David Kirkpatrick

September 3, 2010

Christina Romer on solving the current level of unemployment

Short version? Cut taxes and crank up spending to give the economy a boost.

June 26, 2009

News on the stimulus

This is one of those bonus two posts in one.

Up first is an update on the stimulus job guidelines, something the states have been waiting for from the Fed. Sounds like the method for counting jobs created by the stimulus program is a bit fast and loose.

From the link:

From the minute President Obama declared that the $787 billion federal economic stimulus package would save or create 3.5 million jobs, state officials have been confused about how to count those jobs.

Now, four months later, the White House has offered states guidance. The advice includes a description of the programs subject to the job-reporting requirements.

“All we’re asking them (states) to do is a simple headcount,” Rob Nabors, deputy director of the White House Office of Management and Budget, told the Wall Street Journal.

In other words, he said, recipients of federal stimulus dollars should use their best guess as to whether a job would have been saved or created if the stimulus plan had not been approved.

Some critics say such leeway could lead to contractors and state officials inflating the job numbers, or undercounting.  They also worry that employers, in reporting to states the number of jobs generated or saved, will not be diligent about including subcontractors.

“It also seems that OMB is not imposing strict rules on how employers measure the number of jobs retained as a result of stimulus funding and is willing to let them lump together jobs created and jobs retained,” said  Good Jobs First, a national jobs policy resource center in Washington, D.C.

Next up is a little analysis on why the stimulus isn’t doing all that much stimulating from Bruce Bartlett.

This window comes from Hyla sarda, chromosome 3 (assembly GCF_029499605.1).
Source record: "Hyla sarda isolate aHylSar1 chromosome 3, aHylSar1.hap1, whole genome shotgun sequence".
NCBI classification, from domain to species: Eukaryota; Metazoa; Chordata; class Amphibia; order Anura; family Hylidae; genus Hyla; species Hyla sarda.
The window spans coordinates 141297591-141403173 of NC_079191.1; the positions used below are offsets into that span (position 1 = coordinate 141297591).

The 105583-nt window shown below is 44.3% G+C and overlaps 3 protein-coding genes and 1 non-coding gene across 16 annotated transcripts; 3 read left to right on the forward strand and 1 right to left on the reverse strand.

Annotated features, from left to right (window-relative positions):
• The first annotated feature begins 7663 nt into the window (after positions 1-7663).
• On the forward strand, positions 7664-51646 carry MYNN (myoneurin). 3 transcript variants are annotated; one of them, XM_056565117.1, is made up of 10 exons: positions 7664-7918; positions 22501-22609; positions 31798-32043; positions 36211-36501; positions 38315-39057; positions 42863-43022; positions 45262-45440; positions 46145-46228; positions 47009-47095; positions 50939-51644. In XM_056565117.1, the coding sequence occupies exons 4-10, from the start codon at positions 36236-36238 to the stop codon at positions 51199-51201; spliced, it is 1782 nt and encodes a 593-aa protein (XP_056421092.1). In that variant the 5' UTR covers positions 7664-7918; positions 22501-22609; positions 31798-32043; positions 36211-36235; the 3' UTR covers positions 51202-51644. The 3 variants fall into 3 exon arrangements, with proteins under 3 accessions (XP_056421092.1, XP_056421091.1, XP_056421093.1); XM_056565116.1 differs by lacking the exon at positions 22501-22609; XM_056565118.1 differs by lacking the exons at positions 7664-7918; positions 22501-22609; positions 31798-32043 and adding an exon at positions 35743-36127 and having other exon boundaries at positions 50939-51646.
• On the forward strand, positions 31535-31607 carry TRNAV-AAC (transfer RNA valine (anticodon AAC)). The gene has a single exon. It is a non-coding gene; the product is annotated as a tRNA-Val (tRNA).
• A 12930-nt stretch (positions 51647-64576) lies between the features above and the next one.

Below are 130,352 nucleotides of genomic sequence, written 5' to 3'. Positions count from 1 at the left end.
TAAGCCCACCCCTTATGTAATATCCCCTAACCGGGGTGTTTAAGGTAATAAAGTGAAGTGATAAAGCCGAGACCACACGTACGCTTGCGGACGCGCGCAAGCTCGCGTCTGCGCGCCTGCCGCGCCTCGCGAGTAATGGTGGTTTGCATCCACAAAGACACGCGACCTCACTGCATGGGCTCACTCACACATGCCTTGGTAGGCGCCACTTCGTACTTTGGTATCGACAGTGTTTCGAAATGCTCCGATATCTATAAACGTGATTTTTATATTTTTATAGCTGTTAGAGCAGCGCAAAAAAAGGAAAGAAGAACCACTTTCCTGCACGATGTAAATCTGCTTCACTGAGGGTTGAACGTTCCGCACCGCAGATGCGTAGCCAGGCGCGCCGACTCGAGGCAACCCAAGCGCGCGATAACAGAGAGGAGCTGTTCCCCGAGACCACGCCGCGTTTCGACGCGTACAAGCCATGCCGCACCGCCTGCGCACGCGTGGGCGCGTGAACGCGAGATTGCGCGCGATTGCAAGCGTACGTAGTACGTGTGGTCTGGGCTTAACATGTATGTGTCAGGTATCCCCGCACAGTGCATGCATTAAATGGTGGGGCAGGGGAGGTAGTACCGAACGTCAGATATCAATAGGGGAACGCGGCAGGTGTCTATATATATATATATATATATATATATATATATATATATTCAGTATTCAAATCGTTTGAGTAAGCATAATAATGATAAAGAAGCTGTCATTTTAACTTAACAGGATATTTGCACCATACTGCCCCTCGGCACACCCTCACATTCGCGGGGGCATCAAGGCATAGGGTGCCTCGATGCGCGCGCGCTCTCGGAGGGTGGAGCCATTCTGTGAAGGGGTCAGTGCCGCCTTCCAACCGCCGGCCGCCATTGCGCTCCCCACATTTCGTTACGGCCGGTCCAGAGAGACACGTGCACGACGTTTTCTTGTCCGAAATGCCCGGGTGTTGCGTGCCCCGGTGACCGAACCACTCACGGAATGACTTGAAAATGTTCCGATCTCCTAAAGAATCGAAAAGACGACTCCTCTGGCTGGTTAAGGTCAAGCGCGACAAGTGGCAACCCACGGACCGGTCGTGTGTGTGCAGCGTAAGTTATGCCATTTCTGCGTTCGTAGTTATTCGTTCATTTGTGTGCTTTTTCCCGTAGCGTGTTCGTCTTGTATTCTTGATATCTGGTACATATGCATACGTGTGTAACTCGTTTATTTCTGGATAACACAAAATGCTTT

From the link:

For a program to be stimulative, it must bring forth economic activity that otherwise would not have taken place. The classic example is public works. When a new road or bridge is built, construction companies have to purchase concrete, steel and other materials that create business for other companies. They also employ workers that otherwise would not be working, paying them wages that they will spend, producing jobs and incomes for other workers.

If this works the way it is supposed to, stimulus spending has a multiplier effect throughout the economy. A Council of Economic Advisers study estimated that government purchases of goods and services raise the gross domestic product by $1.57 for every $1 spent. By contrast, tax credits and income transfers are much less stimulative, raising GDP by considerably less than $1 for every $1 rise in the deficit.

Since 60% of the stimulus package had a multiplier effect of less than one, only 40% of the package went to programs like public works that have a high multiplier. Moreover, the programs with a low multiplier were the fastest ones to implement; those with a high multiplier take much more time to come online. According to Elmendorf, by the end of fiscal year 2009, which ends on Sept. 30, about a third of the least stimulative spending will have been spent vs. only 11% of the highly stimulative spending.